Her background in sociology makes her a better storyteller, Davison said. “As a social scientist, I employed research methods and statistics. For me, making documentaries is about discovery — and I use my research skills as the story unfolds. When I start a project, I really don’t know how it’s going to end, and I love that.”

Davison said her early inspiration in photography came from her father. 

 “My dad always had a camera and bought his first home movie camera in the 1950s. He took lots of footage as well as thousands of photographs,” she said. 

Davison admitted she was often annoyed by her father pointing the camera in her direction. “It’s such a generational thing. Back then, anytime someone pulled out a movie camera, all the teenagers and adults would run behind trees to avoid being filmed. It wasn’t like today, when kids grow up posing for videos and posting them on social media,” she said.

Most people in the era of her childhood filmed celebratory moments — birthdays, holidays, and vacations. “But my dad filmed everyday moments as well, like me running a lemonade stand, for instance. I greatly appreciate that he made that effort,” Davison said.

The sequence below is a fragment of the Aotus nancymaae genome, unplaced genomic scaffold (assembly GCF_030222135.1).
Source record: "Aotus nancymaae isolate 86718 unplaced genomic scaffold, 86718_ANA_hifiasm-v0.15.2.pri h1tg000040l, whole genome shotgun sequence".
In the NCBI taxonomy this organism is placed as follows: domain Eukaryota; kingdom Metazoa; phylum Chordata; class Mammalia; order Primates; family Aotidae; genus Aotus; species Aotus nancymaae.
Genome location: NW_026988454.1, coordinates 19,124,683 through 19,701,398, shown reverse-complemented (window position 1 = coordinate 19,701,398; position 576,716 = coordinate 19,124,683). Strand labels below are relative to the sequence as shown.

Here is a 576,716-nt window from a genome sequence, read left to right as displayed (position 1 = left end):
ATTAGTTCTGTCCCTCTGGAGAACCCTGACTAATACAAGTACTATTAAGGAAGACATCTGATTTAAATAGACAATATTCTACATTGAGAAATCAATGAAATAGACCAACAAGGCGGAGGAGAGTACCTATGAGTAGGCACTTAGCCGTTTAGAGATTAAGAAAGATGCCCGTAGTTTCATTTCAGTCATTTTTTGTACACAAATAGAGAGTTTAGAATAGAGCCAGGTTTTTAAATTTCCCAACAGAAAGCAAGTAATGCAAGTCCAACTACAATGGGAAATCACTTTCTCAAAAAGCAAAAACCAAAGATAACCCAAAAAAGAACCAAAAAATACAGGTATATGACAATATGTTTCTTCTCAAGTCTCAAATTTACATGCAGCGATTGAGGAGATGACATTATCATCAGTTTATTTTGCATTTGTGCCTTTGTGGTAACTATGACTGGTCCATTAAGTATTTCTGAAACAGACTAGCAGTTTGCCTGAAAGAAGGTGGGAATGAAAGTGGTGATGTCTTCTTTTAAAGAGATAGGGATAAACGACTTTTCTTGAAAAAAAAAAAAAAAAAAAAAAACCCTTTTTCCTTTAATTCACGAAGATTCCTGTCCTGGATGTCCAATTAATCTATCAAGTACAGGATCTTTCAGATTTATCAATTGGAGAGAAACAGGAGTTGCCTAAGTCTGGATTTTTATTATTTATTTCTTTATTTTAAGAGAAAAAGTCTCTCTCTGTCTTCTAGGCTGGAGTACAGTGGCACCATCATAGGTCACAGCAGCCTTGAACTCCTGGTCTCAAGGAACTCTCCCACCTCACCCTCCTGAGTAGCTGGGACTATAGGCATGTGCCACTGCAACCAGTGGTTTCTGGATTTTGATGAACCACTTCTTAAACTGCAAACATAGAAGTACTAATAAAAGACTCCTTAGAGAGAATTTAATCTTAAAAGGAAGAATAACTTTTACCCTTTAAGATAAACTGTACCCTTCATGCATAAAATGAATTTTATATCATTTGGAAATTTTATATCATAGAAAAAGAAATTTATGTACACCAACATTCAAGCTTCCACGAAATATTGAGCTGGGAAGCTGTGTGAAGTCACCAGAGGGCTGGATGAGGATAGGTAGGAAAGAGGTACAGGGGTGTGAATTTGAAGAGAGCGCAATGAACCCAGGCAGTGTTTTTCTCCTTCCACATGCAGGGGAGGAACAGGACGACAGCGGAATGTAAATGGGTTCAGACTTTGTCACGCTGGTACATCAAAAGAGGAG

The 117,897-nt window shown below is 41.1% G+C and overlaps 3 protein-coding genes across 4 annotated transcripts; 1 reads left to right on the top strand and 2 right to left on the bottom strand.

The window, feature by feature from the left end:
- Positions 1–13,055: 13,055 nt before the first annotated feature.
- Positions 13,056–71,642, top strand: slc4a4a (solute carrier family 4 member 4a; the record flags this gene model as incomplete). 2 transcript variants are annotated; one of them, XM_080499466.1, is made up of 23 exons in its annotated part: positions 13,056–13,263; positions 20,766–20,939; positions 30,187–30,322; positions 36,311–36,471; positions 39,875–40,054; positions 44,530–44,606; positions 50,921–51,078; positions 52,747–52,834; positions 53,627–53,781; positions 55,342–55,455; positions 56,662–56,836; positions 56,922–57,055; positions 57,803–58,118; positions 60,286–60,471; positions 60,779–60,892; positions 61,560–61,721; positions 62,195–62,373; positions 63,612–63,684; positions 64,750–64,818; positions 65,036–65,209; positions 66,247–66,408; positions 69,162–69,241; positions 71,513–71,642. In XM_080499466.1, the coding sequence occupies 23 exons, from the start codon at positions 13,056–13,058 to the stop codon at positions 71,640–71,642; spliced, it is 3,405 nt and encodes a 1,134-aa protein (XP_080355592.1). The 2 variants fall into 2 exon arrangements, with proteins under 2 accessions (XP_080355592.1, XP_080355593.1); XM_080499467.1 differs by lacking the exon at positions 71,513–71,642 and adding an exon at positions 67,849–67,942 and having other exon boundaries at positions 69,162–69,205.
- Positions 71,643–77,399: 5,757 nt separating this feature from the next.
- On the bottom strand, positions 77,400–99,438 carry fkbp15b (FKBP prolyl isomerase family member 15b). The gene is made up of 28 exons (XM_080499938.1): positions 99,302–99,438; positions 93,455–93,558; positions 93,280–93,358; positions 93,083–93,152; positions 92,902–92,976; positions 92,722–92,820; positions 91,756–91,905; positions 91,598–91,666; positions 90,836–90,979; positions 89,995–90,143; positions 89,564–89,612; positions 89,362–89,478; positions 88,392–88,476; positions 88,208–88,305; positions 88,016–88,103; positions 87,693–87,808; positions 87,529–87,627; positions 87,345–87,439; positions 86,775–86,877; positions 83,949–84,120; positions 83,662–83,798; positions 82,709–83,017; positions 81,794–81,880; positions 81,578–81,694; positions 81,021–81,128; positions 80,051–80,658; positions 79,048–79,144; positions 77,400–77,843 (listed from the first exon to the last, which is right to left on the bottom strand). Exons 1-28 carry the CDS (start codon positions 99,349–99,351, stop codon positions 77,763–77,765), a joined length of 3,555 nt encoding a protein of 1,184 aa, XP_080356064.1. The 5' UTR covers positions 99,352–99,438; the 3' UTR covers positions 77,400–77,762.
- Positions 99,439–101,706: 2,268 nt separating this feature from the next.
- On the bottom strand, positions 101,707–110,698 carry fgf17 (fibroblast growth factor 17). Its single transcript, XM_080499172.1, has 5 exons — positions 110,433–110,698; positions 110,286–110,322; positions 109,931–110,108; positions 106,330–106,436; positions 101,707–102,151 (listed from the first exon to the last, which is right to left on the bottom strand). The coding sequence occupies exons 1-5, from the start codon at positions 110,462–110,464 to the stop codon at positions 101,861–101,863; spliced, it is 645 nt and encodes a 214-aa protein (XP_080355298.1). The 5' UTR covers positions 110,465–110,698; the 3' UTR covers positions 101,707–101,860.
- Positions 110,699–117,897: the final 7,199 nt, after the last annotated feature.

Now, Davison feels she’s carrying forth her father’s legacy.

Showcasing Other’s Work

It has long been Davison’s dream to cultivate a documentary culture in the High Country — even beyond her own work and that of her students. In 2022, she collaborated with Ann Ward, assistant professor in App State’s Department of Communications, and Tom Hansell, professor and co-director of the university’s Documentary Film Services, to partner with The Appalachian Theatre in hosting the first annual BooneDocs Film Festival.

The festival, held the last Saturday of February each year, features documentary short films reflecting on life in the Appalachian region.

“The festival shows the diversity of stories around the region, and really highlights all we have to celebrate,” Davison said. “It helps overcome some of the stereotypes that people have about Appalachia.”

Subject  matters of the films this past year ranged from bouldering to glassblowing to the history of Greek-owned restaurants in Birmingham. “Yes, Birmingham is in the Appalachian region,” Davison said. “It isn’t all rural; that is just one of the misguided stereotypes.”

The festival shows the diversity of stories around the region, and really highlights all we have to celebrate.  It helps overcome some  of  the stereotypes that  people  have  about  Appalachia.

Dr. Beth Davison

The first year, approximately 250 attended the BooneDocs festival. In 2023, there were more than 350 in the audience. The film lengths varied from four minutes to about 24 minutes, and awards were given for “Juror’s Choice” and “Audience Choice.”

Current Work

Last year, Davison produced a video for the F.A.R.M. Café — a nonprofit community café located in Boone — in celebration of its tenth year of operation. The project shone the light on the work of many volunteers in their mission to “feed all regardless of means.”  

It was a special project for Davison, who has been involved as a volunteer with the organization since its beginning. She has served on the board of directors at the café, including a stint as its president.